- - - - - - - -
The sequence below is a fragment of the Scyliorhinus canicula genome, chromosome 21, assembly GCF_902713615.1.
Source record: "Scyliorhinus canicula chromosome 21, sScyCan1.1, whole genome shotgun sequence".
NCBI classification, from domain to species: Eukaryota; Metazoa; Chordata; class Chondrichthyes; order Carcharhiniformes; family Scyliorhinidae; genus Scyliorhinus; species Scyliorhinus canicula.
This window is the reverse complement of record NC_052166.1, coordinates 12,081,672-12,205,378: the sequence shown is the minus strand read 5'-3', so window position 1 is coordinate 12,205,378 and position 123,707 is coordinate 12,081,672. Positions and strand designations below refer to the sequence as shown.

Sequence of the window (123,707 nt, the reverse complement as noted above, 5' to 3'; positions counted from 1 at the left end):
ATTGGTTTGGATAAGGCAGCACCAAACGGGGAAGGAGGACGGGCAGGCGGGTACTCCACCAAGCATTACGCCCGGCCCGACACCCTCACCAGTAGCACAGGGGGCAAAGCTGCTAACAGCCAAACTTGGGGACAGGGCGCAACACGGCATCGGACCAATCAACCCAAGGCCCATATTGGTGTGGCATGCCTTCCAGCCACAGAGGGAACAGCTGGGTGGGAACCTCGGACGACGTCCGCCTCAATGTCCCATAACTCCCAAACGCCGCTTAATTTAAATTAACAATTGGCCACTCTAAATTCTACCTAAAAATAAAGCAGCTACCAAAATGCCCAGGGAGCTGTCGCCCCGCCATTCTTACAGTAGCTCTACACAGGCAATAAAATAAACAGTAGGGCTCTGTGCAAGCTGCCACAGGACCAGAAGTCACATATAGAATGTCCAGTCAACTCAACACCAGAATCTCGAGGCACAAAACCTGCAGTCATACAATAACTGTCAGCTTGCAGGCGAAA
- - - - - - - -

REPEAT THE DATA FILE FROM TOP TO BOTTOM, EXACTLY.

The sequence below is a fragment of the Scyliorhinus canicula genome, chromosome 21, assembly GCF_902713615.1.
Source record: "Scyliorhinus canicula chromosome 21, sScyCan1.1, whole genome shotgun sequence".
NCBI classification, from domain to species: Eukaryota; Metazoa; Chordata; class Chondrichthyes; order Carcharhiniformes; family Scyliorhinidae; genus Scyliorhinus; species Scyliorhinus canicula.
This window is the reverse complement of record NC_052166.1, coordinates 12,081,672-12,205,378: the sequence shown is the minus strand read 5'-3', so window position 1 is coordinate 12,205,378 and position 123,707 is coordinate 12,081,672. Positions and strand designations below refer to the sequence as shown.

Sequence of the window (123,707 nt, the reverse complement as noted above, 5' to 3'; positions counted from 1 at the left end):
ATTGGTTTGGATAAGGCAGCACCAAACGGGGAAGGAGGACGGGCAGGCGGGTACTCCACCAAGCATTACGCCCGGCCCGACACCCTCACCAGTAGCACAGGGGGCAAAGCTGCTAACAGCCAAACTTGGGGACAGGGCGCAACACGGCATCGGACCAATCAACCCAAGGCCCATATTGGTGTGGCATGCCTTCCAGCCACAGAGGGAACAGCTGGGTGGGAACCTCGGACGACGTCCGCCTCAATGTCCCATAACTCCCAAACGCCGCTTAATTTAAATTAACAATTGGCCACTCTAAATTCTACCTAAAAATAAAGCAGCTACCAAAATGCCCAGGGAGCTGTCGCCCCGCCATTCTTACAGTAGCTCTACACAGGCAATAAAATAAACAGTAGGGCTCTGTGCAAGCTGCCACAGGACCAGAAGTCACATATAGAATGTCCAGTCAACTCAACACCAGAATCTCGAGGCACAAAACCTGCAGTCATACAATAACTGTCAGCTTGCAGGCGAAA